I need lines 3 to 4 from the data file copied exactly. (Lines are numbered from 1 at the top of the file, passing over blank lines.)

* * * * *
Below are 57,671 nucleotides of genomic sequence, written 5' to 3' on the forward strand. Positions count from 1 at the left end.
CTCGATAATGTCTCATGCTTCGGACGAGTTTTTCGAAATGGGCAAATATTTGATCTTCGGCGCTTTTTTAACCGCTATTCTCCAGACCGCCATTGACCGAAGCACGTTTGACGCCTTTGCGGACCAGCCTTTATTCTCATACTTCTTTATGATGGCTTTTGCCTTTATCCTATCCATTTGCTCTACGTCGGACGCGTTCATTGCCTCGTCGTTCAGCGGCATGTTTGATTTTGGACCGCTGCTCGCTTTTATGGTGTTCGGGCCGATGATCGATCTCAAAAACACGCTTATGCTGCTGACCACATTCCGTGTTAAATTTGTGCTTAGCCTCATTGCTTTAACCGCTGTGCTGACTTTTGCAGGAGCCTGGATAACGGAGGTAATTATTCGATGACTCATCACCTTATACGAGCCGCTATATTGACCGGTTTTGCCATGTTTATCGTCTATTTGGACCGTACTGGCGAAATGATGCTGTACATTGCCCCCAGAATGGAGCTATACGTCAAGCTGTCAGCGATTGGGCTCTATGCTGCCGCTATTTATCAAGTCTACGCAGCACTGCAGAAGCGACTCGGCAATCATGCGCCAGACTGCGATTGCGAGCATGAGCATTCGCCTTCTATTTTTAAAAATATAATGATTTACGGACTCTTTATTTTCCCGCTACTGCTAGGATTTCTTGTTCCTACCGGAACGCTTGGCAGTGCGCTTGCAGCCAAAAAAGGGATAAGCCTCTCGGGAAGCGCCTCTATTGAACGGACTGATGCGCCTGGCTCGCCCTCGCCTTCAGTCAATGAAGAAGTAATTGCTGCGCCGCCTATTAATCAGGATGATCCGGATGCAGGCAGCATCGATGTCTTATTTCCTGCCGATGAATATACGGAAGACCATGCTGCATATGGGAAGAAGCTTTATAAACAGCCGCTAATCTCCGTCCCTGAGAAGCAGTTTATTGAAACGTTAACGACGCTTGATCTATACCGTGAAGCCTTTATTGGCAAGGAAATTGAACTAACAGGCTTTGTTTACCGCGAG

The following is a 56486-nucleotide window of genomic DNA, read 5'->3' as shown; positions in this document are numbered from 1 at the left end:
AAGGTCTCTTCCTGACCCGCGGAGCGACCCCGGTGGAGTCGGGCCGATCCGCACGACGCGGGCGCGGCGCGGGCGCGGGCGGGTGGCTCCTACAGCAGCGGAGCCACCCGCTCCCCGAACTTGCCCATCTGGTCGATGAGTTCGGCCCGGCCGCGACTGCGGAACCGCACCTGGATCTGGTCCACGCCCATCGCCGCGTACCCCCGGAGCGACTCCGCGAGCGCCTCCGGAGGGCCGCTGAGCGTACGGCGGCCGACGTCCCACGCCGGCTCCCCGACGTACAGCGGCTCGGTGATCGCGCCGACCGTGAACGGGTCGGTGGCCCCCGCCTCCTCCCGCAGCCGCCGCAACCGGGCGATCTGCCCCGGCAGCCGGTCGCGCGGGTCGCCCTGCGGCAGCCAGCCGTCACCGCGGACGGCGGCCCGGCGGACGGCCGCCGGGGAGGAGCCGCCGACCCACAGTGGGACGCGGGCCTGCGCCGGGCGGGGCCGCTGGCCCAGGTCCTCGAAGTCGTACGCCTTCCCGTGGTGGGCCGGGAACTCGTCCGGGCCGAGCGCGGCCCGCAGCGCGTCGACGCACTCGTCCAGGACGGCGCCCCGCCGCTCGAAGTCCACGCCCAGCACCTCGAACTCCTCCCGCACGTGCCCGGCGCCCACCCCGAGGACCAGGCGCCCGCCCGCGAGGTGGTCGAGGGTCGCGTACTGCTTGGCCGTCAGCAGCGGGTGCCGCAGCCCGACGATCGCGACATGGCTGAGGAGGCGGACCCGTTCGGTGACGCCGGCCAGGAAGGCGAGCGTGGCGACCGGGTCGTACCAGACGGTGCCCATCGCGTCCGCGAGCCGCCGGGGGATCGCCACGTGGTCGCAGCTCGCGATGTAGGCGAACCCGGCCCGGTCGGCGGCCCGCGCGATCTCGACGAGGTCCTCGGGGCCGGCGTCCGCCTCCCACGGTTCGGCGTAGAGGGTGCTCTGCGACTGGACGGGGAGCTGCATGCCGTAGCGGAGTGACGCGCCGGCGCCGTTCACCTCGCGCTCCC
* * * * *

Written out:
The following is a 56486-nucleotide window of genomic DNA, read 5'->3' as shown; positions in this document are numbered from 1 at the left end:
AAGGTCTCTTCCTGACCCGCGGAGCGACCCCGGTGGAGTCGGGCCGATCCGCACGACGCGGGCGCGGCGCGGGCGCGGGCGGGTGGCTCCTACAGCAGCGGAGCCACCCGCTCCCCGAACTTGCCCATCTGGTCGATGAGTTCGGCCCGGCCGCGACTGCGGAACCGCACCTGGATCTGGTCCACGCCCATCGCCGCGTACCCCCGGAGCGACTCCGCGAGCGCCTCCGGAGGGCCGCTGAGCGTACGGCGGCCGACGTCCCACGCCGGCTCCCCGACGTACAGCGGCTCGGTGATCGCGCCGACCGTGAACGGGTCGGTGGCCCCCGCCTCCTCCCGCAGCCGCCGCAACCGGGCGATCTGCCCCGGCAGCCGGTCGCGCGGGTCGCCCTGCGGCAGCCAGCCGTCACCGCGGACGGCGGCCCGGCGGACGGCCGCCGGGGAGGAGCCGCCGACCCACAGTGGGACGCGGGCCTGCGCCGGGCGGGGCCGCTGGCCCAGGTCCTCGAAGTCGTACGCCTTCCCGTGGTGGGCCGGGAACTCGTCCGGGCCGAGCGCGGCCCGCAGCGCGTCGACGCACTCGTCCAGGACGGCGCCCCGCCGCTCGAAGTCCACGCCCAGCACCTCGAACTCCTCCCGCACGTGCCCGGCGCCCACCCCGAGGACCAGGCGCCCGCCCGCGAGGTGGTCGAGGGTCGCGTACTGCTTGGCCGTCAGCAGCGGGTGCCGCAGCCCGACGATCGCGACATGGCTGAGGAGGCGGACCCGTTCGGTGACGCCGGCCAGGAAGGCGAGCGTGGCGACCGGGTCGTACCAGACGGTGCCCATCGCGTCCGCGAGCCGCCGGGGGATCGCCACGTGGTCGCAGCTCGCGATGTAGGCGAACCCGGCCCGGTCGGCGGCCCGCGCGATCTCGACGAGGTCCTCGGGGCCGGCGTCCGCCTCCCACGGTTCGGCGTAGAGGGTGCTCTGCGACTGGACGGGGAGCTGCATGCCGTAGCGGAGTGACGCGCCGGCGCCGTTCACCTCGCGCTCCC